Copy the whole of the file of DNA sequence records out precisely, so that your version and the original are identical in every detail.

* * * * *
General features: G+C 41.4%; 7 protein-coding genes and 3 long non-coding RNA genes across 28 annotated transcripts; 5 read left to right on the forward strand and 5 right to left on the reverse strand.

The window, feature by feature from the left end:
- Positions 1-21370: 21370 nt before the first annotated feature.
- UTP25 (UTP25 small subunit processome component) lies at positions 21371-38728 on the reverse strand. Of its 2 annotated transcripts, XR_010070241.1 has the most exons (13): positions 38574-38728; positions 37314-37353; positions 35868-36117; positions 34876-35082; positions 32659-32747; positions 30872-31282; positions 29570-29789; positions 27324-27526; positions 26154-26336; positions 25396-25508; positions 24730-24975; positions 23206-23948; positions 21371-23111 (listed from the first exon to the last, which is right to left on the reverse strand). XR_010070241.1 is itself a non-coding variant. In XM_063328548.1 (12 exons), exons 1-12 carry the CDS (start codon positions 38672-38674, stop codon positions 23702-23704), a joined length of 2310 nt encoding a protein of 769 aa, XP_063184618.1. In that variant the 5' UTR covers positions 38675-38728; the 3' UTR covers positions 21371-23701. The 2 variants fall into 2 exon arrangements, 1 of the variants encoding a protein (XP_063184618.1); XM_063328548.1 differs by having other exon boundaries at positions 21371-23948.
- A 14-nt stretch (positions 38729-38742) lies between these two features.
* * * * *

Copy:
General features: G+C 41.4%; 7 protein-coding genes and 3 long non-coding RNA genes across 28 annotated transcripts; 5 read left to right on the forward strand and 5 right to left on the reverse strand.

The window, feature by feature from the left end:
- Positions 1-21370: 21370 nt before the first annotated feature.
- UTP25 (UTP25 small subunit processome component) lies at positions 21371-38728 on the reverse strand. Of its 2 annotated transcripts, XR_010070241.1 has the most exons (13): positions 38574-38728; positions 37314-37353; positions 35868-36117; positions 34876-35082; positions 32659-32747; positions 30872-31282; positions 29570-29789; positions 27324-27526; positions 26154-26336; positions 25396-25508; positions 24730-24975; positions 23206-23948; positions 21371-23111 (listed from the first exon to the last, which is right to left on the reverse strand). XR_010070241.1 is itself a non-coding variant. In XM_063328548.1 (12 exons), exons 1-12 carry the CDS (start codon positions 38672-38674, stop codon positions 23702-23704), a joined length of 2310 nt encoding a protein of 769 aa, XP_063184618.1. In that variant the 5' UTR covers positions 38675-38728; the 3' UTR covers positions 21371-23701. The 2 variants fall into 2 exon arrangements, 1 of the variants encoding a protein (XP_063184618.1); XM_063328548.1 differs by having other exon boundaries at positions 21371-23948.
- A 14-nt stretch (positions 38729-38742) lies between these two features.